Ru-Troitsk-INR-LCG2

No

T2_Estonia

We are happy with our storage technology. After we moved scratch from local to central storage we have no more performance issues with that and it has been quite reliable. It is very cost effective already. Changing that technology means we have to change whole our site. I think that is not possible and cost effective.

pic

We are exploring Ceph, but no alternative storage technology is being tested at PIC. The main impediment is monetary, given the available funding, exploring new endeavours is typically a difficult task. We provide the WLCG MoU requirements in the most optimal way we’ve found, and we keep an eye and participate in Working Groups which deal with new technologies, which could be eventually adopted in our site.

ifae

We are exploring Ceph, but no alternative storage technology is being tested at PIC. The main impediment is monetary, given the available funding, exploring new endeavours is typically a difficult task. We provide the WLCG MoU requirements in the most optimal way we’ve found, and we keep an eye and participate in Working Groups which deal with new technologies, which could be eventually adopted in our site.

NCBJ-CIS

We are not exploring any alternatives at the moment.

RAL-LCG2

RAL has already done this with the deployment of Echo, our Ceph backed disk storage. We have optimised it for high throughput and it has massively improved performance over our previous setup. It also has far better reliability and data availability.

The object store model is successfully used in the commerical sector to scale far beyond the current needs of the WLCG. We believe our storage is comfortably scalable to meet the requirements of HL-LHC.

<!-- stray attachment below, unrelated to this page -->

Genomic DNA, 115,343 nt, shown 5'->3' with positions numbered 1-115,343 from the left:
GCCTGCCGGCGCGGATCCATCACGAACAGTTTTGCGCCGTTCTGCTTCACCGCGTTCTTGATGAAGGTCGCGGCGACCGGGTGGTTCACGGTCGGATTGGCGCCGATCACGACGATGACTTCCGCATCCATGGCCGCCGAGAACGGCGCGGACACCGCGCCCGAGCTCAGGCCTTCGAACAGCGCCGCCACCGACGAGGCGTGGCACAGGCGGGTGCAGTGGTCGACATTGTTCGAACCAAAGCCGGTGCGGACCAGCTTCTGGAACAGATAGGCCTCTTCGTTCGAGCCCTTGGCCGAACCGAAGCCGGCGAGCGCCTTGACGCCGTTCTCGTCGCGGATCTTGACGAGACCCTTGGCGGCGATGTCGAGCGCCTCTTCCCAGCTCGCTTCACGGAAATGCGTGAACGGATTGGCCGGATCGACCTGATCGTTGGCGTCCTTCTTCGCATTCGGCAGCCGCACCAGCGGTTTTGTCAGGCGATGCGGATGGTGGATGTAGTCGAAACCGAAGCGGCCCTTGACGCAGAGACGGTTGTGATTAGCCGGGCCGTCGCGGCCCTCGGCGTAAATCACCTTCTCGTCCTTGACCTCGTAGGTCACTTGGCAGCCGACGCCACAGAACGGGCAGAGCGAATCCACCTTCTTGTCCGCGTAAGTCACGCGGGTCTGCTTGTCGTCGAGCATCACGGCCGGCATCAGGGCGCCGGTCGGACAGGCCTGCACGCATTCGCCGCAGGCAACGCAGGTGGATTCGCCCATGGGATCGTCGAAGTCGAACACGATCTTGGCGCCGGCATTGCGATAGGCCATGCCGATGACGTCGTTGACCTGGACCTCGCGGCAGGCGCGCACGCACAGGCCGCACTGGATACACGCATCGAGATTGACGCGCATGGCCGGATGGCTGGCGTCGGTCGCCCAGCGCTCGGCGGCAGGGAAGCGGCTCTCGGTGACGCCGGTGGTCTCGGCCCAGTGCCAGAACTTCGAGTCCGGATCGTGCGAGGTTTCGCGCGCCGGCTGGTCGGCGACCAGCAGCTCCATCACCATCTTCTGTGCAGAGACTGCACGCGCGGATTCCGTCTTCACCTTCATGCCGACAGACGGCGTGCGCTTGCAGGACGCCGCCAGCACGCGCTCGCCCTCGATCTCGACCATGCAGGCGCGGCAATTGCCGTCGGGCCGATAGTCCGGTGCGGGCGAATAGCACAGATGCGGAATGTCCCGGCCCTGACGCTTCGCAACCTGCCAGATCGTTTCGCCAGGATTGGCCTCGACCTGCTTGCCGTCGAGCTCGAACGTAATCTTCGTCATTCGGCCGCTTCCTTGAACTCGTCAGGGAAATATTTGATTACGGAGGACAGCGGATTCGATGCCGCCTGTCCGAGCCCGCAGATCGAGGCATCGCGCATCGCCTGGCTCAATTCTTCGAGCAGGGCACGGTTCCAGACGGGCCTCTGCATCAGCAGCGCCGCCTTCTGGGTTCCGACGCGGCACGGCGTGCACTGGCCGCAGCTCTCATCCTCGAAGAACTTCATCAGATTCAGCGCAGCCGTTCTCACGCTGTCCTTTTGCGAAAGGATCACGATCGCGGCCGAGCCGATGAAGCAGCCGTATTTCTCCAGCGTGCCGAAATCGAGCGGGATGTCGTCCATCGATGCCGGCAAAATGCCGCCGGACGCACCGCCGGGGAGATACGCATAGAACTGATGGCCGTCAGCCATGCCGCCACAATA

Ceph is used widely within the RAL site (far beyond the Tier-1). It provides a backend for the STFC Cloud as well multiple CephFS instance for local users. The effort to maintain a Ceph cluster is just a small part of a large group.

There were significant hurdles to implement this solution. The main issues were: 1) We did not offer an SRM or support for deprecated functionality such as the lcg-* commands. Despite experiments saying they didn't need them, it was often found that they did still rely on an old feature and we had to wait for them to fix it. 2) Experiments still basically work on the assumption that the underlying storage is a file system. Object stores are different from traditional files systems however they meet the needs of WLCG workflows very well. In some cases, things need to be done slightly differently and this has met with a mixed response from Experiments. Mostly they are very supportive but there are always edge cases. 3) There was a lot of mis-understanding about how it worked and a general resistance to change. We are still told it is more expensive/less performant/harder to support than other solutions despite this not being the case.

T2_IT_Rome

we have not explored

BNL-ATLAS

We explore Ceph with erasure code support, and dCache using libRados interface to serve storage at scale of 10PB. We are also evaluating Lustre as potential use in HPC and HTC environment in the future.

FZK-LCG2

We have been investigating object storage as a low performance storage tier, however at the high capacities we have to provide, the price of the disks is the dominating factor. We will keep investigating cheaper storage solutions based on erasure coding.

INFN-NAPOLI-ATLAS

No alternative technologies explored yet

-- OliverKeeble - 2019-08-22